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Randa v. Barr

United States District Court, E.D. North Carolina, Western Division

December 17, 2019

CARRIE D. RANDA, Plaintiff,
v.
WILLIAM P. BARR, Attorney General, U.S. Department of Justice, Defendant.

          ORDER TO SEAL

          LOUISE W. FLANAGAN UNITED STATES DISTRICT JUDGE

         ORDER

         This matter is before the Court on Plaintiff's Motion to Seal her Opposition (DE 91), and its supporting exhibits, to Defendant's Motion to Exclude Plaintiff's Treating Providers (DE 87). Pursuant to Local Civil Rule 79.2, Section V.G of the Court's CM/ECF Policy Manual, and the Court's Stipulated Protective Order (DE 44) and Consent Protective Order (DE 65) entered in this action, and for the following reasons, the Motion is GRANTED.

         1. On March 11, 2019, the Court entered a Stipulated Protective Order in this action. DE 44. Defendant sought entry of the Stipulated Protective Order in order to provide Plaintiff with information concerning or evidencing criminal case-related communications related to the criminal cases to which Plaintiff was previously assigned as an Assistant U.S. Attorney (“AUSA”) and information concerning other non-managerial AUSAs formerly or currently employed at the U.S. Attorney's Office (“USAO”), the disclosure of which may violate the Privacy Act, 5 U.S.C. § 552a, the law enforcement privilege, the deliberative process privilege, the attorney-client privilege, and/or the work-product doctrine, absent the entry of a protective order. Id. Plaintiff, in turn, requested a protective order to permit her to provide Defendant with documents and information concerning or evidencing those medical records relevant to her claims in this case. Id.

         The Stipulated Protective Order provides for the designation of certain “Confidential Material, ” including any information and documents disclosed to Defendant by Plaintiff during discovery concerning or evidencing Plaintiff's medical records or medical condition. Id. ¶ 1. Paragraph 8 of the Stipulated Protective Order sets forth the procedure for the filing of “Confidential Material” under seal. Id. ¶ 8.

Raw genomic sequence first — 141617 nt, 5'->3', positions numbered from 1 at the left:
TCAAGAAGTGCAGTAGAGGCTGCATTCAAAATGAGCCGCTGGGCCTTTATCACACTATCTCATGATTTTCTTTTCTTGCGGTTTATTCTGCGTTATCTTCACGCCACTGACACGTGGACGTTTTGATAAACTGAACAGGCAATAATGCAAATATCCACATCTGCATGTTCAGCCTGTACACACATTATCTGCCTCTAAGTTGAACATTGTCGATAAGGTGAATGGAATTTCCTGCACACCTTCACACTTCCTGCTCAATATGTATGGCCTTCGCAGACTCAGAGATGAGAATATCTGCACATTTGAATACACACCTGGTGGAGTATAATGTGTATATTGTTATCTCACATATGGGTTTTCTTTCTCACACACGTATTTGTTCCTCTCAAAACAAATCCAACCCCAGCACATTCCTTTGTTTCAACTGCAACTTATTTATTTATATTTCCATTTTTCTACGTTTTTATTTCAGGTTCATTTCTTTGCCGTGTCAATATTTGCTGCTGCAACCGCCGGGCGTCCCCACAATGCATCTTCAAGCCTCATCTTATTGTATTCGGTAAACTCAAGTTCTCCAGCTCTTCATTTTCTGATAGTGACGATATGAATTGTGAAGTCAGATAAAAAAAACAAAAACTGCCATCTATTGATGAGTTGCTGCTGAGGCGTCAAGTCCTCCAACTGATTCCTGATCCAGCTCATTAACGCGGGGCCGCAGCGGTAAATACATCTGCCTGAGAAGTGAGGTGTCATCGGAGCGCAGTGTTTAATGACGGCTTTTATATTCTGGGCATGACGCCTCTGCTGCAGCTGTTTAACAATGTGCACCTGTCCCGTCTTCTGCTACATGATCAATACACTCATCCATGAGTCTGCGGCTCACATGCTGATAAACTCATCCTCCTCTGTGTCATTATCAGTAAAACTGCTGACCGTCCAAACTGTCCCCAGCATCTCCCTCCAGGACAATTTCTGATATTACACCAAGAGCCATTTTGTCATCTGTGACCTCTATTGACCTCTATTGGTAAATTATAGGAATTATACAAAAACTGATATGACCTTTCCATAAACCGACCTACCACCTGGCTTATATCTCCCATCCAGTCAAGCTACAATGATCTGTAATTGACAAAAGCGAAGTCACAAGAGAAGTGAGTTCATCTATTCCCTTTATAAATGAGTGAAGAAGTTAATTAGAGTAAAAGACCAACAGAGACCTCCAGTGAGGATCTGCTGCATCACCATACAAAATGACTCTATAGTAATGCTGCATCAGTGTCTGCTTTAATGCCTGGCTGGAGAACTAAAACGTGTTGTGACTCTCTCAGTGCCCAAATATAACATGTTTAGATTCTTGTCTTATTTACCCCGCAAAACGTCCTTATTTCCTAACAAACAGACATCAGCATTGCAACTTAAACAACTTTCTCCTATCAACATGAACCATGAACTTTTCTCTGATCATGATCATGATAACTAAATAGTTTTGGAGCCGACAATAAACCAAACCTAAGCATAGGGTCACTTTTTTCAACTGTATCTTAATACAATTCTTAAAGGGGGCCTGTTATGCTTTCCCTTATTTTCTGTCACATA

2. On August 1, 2019, the Court entered a Consent Protective Order in this action. DE 65. Plaintiff sought entry of the Consent Protective Order in order to her safeguard personal and confidential medical information, including records produced by her current and former health care providers in connection with this litigation. Id. Pursuant to the Consent Protective Order, if either party wishes to use such records or their contents in a filing with the Court, or to include in a court filing a deposition transcript that refers to the contents of such records, then the filing party shall seek to have that portion of the filing made under seal, and contemporaneously the filing party shall file a motion to seal that complies with Paragraph 8 of the Stipulated Protective Order. Id.

         3. On October 31, 2019, Defendant filed a Motion to Exclude Plaintiff's Treating Providers (DE 87) and supporting Memorandum (DE 84) and exhibits (DE 88-1 to 88-8). Defendant's Motion and supporting Memorandum and exhibits contain or reference Plaintiff's sensitive and personal medical information relevant to her claim for damages in this action, including the identity of Plaintiff's health care providers and their observations and conclusions during the course of treatment of Plaintiff. Additionally, supporting Exhibits C, D, and H (DE 88-3, 88-4, and 88-8) are marked “CONFIDENTIAL - SUBJECT TO PROTECTIVE ORDER” pursuant to the Stipulated Protective Order.